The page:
Don’ts: Ignore gift-giving due to budget constraints. Gifts need not be expensive; they can be home-made such as handmade cards or free altogether such as flowers you pick from the garden.

4. Acts of service

This person feels loved when certain things such as household chores are done for them.

If this is your partner's love language, then...


Do’s: Help out or do certain chores like doing the dishes or washing the car. If you’re not sure what to do, listen to their requests.

Don’ts: Tune out their ‘nagging’ and make constant promises to get to it later. It’s alright to be busy, but communicate with them and figure out a suitable time to help them with the task at hand and follow through.

5. Physical touch

This person feels loved when they are given physical affection.

If this is your partner's love language, then...


Do’s: Hug them regularly, hold hands, or simply sit close to them as you watch TV.

Don’ts: Dodge hugs that come your way or refuse to hold hands because it’s mushy.


***


So why do these love languages matter? Here’s an example, say A and B are partners. A’s love language is quality time and B’s love language is receiving gifts. As such, B may express his love by buying beautiful gifts for A. Though A appreciates this, her love tank (as Chapman calls it) could be a tad low because she yearns for quality time with B who is always busy with work. Interestingly, it’s possible for two people to care deeply for one another, but feel their emotional needs are not being met because they are speaking in different love languages.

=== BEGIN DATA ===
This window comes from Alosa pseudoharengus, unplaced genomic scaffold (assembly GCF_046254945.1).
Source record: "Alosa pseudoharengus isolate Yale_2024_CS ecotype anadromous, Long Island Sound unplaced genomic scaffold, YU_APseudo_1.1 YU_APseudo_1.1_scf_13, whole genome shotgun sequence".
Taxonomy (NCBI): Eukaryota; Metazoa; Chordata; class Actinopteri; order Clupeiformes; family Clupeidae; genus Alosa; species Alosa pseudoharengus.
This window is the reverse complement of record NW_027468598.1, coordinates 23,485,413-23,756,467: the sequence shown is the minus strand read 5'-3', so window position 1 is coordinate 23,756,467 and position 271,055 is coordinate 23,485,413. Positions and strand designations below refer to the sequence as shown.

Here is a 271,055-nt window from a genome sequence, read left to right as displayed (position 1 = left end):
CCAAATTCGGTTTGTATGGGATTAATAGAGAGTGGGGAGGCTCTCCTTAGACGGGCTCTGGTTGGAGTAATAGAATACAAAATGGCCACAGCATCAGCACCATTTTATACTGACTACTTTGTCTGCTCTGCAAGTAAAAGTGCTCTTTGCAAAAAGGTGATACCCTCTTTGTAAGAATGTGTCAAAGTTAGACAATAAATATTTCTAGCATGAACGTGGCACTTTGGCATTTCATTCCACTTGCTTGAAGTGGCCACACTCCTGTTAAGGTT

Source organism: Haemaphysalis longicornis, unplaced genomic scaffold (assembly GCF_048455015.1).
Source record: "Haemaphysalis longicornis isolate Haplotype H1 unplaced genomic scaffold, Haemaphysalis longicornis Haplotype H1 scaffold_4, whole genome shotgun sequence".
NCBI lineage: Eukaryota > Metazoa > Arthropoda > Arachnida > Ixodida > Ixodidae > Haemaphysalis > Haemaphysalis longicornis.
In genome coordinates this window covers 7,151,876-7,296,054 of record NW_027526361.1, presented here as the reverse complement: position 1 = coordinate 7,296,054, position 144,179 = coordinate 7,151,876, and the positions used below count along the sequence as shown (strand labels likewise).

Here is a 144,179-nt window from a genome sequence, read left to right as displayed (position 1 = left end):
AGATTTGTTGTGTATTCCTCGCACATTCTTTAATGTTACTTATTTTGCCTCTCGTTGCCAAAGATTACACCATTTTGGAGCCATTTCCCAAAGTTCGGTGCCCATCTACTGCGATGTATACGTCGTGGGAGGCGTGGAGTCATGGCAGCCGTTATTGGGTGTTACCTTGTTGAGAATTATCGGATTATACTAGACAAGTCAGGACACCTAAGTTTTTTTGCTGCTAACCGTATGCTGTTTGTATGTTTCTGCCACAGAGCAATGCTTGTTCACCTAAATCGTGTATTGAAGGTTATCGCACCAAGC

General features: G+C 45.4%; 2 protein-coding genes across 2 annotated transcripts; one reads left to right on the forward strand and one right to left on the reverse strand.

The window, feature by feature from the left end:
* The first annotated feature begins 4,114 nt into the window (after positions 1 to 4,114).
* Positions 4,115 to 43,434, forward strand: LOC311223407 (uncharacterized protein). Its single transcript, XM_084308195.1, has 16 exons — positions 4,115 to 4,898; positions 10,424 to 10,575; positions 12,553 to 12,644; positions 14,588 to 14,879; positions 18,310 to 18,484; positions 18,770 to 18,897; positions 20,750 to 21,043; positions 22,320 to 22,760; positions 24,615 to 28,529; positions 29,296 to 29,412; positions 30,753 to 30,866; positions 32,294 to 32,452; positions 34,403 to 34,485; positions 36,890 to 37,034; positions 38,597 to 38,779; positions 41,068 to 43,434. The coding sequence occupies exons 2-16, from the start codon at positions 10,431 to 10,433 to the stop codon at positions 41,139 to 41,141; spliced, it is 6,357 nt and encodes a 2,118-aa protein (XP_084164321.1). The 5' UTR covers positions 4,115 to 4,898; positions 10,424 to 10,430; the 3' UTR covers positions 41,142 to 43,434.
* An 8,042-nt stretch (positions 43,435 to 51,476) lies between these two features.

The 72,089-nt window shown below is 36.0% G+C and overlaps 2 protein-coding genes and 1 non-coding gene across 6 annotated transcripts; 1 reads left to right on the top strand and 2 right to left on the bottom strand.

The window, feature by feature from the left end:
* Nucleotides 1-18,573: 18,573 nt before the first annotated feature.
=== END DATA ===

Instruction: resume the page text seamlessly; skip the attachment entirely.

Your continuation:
Chapman's audiobook actually comes with a sort of quiz that you can take to identify your primary love language. My husband and I decided to take this quiz and the results were pretty much spot on. My husband’s love language is acts of service whereas I am what Chapman calls bilingual or in other words, I have two love languages namely, words of affirmation and receiving gifts. This made sense to me because I love presents and I also love hearing positive words of encouragement from those closest to me. I’m that girl who loves flowers and chocolates for Valentine’s Day and surprise trips for her birthday. As I’m typing this, it dawns on me that I might be a tad bit high maintenance, but oh well, what can you do?